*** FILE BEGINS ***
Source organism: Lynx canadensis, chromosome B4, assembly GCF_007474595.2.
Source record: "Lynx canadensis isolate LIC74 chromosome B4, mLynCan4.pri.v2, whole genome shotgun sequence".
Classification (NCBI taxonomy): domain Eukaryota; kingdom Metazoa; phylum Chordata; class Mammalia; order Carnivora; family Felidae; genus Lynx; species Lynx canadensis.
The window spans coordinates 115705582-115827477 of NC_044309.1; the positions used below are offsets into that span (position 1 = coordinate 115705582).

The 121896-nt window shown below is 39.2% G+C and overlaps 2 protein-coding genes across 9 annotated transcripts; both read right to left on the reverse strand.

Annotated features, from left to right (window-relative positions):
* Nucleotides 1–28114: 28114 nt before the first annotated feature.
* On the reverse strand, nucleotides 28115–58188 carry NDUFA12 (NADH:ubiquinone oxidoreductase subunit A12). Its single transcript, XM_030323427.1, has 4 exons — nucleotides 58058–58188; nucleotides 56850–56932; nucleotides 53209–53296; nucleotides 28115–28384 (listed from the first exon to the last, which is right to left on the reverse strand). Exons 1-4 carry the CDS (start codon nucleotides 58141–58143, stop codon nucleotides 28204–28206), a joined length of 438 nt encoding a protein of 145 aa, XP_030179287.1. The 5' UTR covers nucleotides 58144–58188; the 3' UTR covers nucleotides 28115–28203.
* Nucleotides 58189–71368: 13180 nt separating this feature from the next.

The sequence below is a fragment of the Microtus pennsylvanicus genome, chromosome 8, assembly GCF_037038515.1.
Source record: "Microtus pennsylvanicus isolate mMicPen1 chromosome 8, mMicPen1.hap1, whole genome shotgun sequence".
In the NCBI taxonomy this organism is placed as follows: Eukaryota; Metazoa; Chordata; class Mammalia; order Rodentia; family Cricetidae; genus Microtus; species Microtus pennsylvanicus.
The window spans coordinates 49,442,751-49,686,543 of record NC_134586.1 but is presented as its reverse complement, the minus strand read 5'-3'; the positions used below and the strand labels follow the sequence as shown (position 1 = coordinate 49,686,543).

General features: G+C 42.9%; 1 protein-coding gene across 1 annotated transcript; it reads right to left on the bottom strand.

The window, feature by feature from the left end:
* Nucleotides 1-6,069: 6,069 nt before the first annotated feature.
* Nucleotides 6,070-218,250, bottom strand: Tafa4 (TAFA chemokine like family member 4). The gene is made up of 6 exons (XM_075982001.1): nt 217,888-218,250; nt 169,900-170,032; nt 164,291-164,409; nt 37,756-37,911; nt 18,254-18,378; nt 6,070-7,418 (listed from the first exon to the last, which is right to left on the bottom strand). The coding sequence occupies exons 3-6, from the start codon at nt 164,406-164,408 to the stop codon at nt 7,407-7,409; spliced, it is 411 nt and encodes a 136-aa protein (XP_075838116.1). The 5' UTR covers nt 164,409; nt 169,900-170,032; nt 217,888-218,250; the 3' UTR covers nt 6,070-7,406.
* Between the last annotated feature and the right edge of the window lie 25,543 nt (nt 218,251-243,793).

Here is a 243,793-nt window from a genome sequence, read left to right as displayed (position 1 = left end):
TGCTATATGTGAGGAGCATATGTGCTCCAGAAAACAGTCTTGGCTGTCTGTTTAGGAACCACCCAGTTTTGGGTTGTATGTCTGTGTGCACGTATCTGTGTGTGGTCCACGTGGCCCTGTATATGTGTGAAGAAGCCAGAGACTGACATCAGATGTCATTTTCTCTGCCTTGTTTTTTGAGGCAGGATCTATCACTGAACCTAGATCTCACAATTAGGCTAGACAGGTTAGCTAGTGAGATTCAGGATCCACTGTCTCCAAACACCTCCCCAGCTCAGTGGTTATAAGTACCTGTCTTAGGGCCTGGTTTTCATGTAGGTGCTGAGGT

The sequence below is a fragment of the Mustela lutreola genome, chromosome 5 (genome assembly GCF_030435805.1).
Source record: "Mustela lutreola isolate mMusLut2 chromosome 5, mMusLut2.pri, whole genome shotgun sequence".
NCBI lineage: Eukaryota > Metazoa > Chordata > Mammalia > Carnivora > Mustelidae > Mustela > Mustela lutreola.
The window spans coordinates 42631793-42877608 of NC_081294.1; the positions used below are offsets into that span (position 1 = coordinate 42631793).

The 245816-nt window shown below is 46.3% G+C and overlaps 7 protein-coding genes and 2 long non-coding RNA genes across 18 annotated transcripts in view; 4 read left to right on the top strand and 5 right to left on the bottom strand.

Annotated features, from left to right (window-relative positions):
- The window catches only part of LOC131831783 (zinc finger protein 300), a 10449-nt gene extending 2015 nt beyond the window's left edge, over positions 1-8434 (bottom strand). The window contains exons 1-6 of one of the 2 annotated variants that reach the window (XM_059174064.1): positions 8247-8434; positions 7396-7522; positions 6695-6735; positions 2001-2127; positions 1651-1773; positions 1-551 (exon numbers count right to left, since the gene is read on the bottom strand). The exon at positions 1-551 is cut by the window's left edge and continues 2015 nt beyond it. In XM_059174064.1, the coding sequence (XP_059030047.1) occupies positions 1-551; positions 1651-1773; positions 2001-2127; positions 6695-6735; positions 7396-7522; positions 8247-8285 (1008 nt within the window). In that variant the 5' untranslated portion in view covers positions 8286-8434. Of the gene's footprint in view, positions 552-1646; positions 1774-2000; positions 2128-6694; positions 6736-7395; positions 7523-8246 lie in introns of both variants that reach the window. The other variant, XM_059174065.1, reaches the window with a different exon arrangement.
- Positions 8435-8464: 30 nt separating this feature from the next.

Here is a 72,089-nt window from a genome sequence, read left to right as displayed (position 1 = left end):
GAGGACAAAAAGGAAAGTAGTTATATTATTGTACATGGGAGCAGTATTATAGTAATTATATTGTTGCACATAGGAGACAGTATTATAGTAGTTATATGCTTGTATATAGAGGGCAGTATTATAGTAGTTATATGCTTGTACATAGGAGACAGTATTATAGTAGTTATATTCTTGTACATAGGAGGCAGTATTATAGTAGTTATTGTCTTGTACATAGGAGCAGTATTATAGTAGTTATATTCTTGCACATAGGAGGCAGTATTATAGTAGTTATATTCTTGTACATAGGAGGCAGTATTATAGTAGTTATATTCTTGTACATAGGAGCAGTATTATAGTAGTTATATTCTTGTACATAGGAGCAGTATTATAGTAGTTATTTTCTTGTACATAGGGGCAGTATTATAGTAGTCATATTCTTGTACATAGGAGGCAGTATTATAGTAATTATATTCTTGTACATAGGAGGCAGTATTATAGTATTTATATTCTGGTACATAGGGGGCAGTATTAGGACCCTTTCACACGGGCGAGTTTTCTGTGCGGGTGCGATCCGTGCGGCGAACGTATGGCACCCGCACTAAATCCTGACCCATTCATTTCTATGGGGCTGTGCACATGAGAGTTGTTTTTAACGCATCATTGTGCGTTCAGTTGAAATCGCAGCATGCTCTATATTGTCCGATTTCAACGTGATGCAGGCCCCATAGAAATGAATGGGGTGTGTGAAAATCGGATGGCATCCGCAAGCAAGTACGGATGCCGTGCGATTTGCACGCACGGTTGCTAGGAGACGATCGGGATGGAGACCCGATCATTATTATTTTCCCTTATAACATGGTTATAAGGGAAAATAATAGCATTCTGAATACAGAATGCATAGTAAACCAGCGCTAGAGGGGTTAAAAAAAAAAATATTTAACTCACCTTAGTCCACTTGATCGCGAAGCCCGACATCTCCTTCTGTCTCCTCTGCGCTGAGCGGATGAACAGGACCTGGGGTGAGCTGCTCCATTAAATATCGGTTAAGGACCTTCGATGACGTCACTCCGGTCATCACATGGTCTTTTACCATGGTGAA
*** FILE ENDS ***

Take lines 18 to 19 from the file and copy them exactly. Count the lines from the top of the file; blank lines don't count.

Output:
* Between the last annotated feature and the right edge of the window lie 25,543 nt (nt 218,251-243,793).

Here is a 243,793-nt window from a genome sequence, read left to right as displayed (position 1 = left end):